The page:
Worth the Effort

Go Nuts! Homemade Almond Milk

Almond milk continues to gain popularity as a delicious alternative to its dairy counterpart, and here at Cooking Light, we can’t help but get in on the trend. We’re drawn to its many health benefits—low in calories and carbs, no cholesterol or saturated fat—and we’ve fallen in love with its wonderfully nutty flavor. In our August issue, we shared the results […]

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Here Comes the Sun: Honey Sunflower Seed Butter

I was born with a tree nut allergy. But I consider myself lucky—and oh so thankful—for peanuts, the misunderstood member of the bean family. Peanut butter is one of those things in life that just makes sense. Why not grind up golden legumes into a creamy salty spread… and consequently put it on everything? In recent years, that genius idea has been applied […]

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Help Me, Kenji – How to maximize garlic flavor

Q: How can I maximize garlic flavor? A: The more finely you chop garlic, the hotter and more pungent it will be. Garlic grated on a Microplane grater or crushed in a press will produce finer particles than chopping by hand, making it stronger still. Crushing chopped garlic with a bit of salt in a mortar and pestle will produce the strongest […]

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Fresh Right Now: Morel Mushrooms

Morel madness sets in with seasonal-food fiends this time of year. If you haven’t had a fresh morel, the $30-a-pound price might seem insane. But you don’t need many to get that morel essence, and they’re not heavy. What you get is this: a delightfully chewy texture and woodsy, almost smoky flavor in a mushroom that has a pleasing honeycomb […]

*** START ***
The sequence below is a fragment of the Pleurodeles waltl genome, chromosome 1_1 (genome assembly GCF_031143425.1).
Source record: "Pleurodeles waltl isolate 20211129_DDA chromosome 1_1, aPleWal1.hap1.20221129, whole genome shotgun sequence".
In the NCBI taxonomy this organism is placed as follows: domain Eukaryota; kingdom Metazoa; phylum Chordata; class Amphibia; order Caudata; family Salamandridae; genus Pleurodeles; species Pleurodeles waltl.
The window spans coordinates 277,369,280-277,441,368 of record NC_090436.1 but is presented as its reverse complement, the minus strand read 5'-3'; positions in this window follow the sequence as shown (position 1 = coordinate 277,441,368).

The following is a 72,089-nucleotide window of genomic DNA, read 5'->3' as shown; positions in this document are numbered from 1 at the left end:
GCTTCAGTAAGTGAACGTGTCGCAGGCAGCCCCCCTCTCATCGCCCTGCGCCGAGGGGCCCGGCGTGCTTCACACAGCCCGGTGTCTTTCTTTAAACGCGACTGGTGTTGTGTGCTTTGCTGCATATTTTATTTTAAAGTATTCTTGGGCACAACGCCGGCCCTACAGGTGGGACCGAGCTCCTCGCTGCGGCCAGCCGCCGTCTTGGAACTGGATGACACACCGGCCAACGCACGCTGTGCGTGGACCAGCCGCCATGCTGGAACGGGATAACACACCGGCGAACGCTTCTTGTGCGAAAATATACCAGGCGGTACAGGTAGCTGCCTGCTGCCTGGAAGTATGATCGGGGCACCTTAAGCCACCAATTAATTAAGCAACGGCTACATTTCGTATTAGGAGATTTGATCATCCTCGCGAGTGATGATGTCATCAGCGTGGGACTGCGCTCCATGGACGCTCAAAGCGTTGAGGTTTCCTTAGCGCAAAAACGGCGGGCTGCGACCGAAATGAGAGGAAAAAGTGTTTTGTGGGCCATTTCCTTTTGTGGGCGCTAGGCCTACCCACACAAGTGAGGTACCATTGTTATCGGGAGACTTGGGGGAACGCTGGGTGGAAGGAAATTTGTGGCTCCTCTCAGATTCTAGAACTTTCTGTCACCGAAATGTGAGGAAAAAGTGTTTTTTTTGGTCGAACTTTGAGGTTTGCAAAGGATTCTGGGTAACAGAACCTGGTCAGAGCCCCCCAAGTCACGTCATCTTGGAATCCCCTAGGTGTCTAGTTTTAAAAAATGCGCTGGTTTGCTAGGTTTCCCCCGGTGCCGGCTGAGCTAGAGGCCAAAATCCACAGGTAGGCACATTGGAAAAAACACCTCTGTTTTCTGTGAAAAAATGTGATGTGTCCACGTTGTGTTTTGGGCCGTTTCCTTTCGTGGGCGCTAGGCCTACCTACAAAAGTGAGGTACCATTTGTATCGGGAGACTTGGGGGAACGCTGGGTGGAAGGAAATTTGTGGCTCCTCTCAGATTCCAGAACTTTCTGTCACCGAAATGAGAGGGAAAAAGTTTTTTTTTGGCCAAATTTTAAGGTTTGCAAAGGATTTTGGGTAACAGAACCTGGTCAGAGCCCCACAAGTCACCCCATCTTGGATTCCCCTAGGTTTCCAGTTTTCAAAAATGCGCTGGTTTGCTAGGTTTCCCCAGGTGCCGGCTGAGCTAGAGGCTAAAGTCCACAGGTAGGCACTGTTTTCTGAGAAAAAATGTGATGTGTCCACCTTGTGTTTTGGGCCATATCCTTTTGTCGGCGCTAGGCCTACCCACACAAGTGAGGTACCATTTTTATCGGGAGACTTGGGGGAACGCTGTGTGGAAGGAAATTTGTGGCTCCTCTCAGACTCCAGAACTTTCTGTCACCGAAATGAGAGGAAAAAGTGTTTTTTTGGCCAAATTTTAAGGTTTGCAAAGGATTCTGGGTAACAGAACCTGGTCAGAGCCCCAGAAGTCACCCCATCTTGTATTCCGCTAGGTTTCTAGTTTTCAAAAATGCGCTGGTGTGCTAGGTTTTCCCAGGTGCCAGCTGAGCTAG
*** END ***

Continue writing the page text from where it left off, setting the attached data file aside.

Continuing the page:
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How do I make the creamiest risotto?

A quick rinse of the rice makes all the difference. Part of risotto’s wonderful flavor comes from toasting the dry rice in fat before adding the liquid, giving it a distinct nutty aroma. But toasting destroys some of the rice’s starch, resulting in a less creamy finished product. Here’s a trick: If you rinse the rice in stock and drain […]

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Global Ingredient: White Miso

The mildest, most versatile miso, this fermented soybean paste is salty, lightly sweet, and packed with meaty umami flavor. A teaspoon or two makes for a brilliant accent in dressings, sauces, and mayo. You can also combine a smidge with butter or sesame oil to top steamed or grilled vegetables or roasted fish. It keeps for ages in the fridge.

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Cooking Class: Pan-Charred Green Veggies

It turns out that many of the foods we eat are mostly water, and cooks take advantage of that one way or another through the physics of cooking. In the case of green vegetables, such as beans and asparagus, we often lightly boil or steam them to prevent drying out or over-cooking. But there’s another approach: manipulate the water content […]

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6 Lessons Learned From Our Garden Last Year

In looking back at a year of photographs from the Cooking Light garden, the miracles of nature are Kodak-clear. We started with rocky, damp soil in February and by year’s end had rich compost, earthworms in every square inch, and hundreds of pounds of produce to show for it. We had rainy weeks and firecracker-hot July days and spectacular ones […]

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How to Make Your Own: Chocolate Treats

Instead of roaming drug store shelves for discounted Valentine’s candy (I’m not the only one, right?), I asked our resident dessert goddess, Deb Wise, for some tips on making simple, beautiful chocolate treats at home. First off, why do you love chocolate? What I love most about working with chocolate is a successful outcome. Chocolate can be rewarding and humbling, […]

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Making Your Own Chicken Stock

A rich, golden chicken stock is the foundation for so many foods we love: a creamy risotto, a deeply flavored pan sauce, that cure-all bowl of soup. Stock should be the slow simmered result of kitchen scraps (bones, a half an onion still in its skin, unpeeled carrots and parsley stems). Simple, inexpensive, and flavorful. So why haven’t I made […]

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